When Trish finished, she looked at Desiree. “I knew Daddy would find a way not to forget me,” the child said.
Wiping the tears from her eyes, Trish began to read the Little Mermaid book that the MacKinnons had sent. The story was different from the one Ken had so often read to the child. In that version, the mermaid lives happily ever after with the handsome prince. But in this one, she dies because a wicked witch has taken her tail. Three angels carry her away.
As Trish finished reading, she worried that the ending would upset her granddaughter. But Desiree put her hands on her cheeks with delight. “She goes to heaven!” she cried. “That’s why Daddy sent me this book. Because the mermaid goes to heaven just like him!”
In mid-February, the MacKinnons received a letter from Rhonda: “On January 19 my little girl’s dream came true when your parcel arrived.”
During the next few weeks, the MacKinnons and the Gills often telephoned. Then, in March, Rhonda, Trish, and Desiree flew the 2,900 miles to Prince Edward Island to meet the MacKinnons. As the two families walked through the forest to see the spot beside the lake where Wade had found the balloon, Rhonda and Desiree fell silent. It seemed as though Ken was there with them.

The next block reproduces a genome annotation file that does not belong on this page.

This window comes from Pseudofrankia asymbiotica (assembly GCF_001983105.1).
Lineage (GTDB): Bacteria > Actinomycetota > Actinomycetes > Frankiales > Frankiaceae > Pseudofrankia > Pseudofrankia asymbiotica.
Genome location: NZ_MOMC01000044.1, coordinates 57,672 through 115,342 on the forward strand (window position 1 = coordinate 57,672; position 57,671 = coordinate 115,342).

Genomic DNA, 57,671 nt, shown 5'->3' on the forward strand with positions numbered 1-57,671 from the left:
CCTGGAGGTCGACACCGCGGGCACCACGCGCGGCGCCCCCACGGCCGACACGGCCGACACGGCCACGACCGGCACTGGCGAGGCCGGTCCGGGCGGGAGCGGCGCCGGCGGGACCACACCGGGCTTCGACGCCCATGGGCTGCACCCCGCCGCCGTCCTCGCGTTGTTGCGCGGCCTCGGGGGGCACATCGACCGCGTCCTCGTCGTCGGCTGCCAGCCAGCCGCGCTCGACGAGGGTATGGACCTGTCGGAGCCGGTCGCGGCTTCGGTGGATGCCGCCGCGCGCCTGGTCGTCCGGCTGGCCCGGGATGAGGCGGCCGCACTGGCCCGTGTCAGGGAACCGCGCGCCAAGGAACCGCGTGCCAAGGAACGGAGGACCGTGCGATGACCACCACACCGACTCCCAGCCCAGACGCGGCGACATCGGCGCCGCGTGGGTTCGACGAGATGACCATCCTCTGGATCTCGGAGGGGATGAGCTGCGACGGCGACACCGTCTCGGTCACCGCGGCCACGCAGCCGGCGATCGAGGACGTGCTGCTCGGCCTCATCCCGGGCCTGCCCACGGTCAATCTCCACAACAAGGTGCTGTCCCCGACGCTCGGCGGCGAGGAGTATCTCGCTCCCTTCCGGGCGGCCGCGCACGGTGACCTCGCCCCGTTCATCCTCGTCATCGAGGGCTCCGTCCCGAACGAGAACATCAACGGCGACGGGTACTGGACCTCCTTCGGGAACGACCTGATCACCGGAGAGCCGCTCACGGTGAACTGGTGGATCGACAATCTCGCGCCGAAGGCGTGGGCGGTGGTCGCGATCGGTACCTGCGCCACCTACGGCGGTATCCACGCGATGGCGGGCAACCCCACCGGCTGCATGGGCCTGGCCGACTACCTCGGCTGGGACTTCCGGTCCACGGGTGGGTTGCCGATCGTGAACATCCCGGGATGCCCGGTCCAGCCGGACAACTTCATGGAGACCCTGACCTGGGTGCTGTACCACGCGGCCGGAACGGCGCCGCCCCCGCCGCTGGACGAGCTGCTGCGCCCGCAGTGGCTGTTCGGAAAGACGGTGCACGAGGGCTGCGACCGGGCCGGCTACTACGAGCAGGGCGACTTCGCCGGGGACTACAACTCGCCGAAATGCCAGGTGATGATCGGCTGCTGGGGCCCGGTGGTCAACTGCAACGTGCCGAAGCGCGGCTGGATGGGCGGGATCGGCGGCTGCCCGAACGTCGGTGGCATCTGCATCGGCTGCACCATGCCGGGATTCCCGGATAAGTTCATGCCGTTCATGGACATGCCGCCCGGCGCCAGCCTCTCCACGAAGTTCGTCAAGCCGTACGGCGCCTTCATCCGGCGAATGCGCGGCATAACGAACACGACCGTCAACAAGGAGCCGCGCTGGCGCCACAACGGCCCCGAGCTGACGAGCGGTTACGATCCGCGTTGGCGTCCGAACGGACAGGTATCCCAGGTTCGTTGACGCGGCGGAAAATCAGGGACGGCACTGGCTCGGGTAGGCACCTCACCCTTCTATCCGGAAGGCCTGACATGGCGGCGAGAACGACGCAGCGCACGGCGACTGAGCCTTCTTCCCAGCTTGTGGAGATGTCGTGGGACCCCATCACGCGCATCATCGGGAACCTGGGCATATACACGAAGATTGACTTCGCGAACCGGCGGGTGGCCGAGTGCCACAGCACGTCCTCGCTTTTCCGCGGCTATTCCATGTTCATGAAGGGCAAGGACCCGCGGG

In the months after, whenever Desiree wanted to talk about her dad, she called the MacKinnons. A few minutes on the phone soothed her as nothing else could.
“People tell me, ‘What a coincidence that your mermaid balloon landed so far away at a place called Mermaid Lake,’” says Rhonda. “But we know Ken picked the MacKinnons as a way to send his love to Desiree. She understands now that her father is with her always.”
Reprinted from December 2018/January 2019 issue (as part of this month’s “Real-Life Miracles” cover story), and also read more 17 Classic Reads from the Asian edition of Reader’s Digest.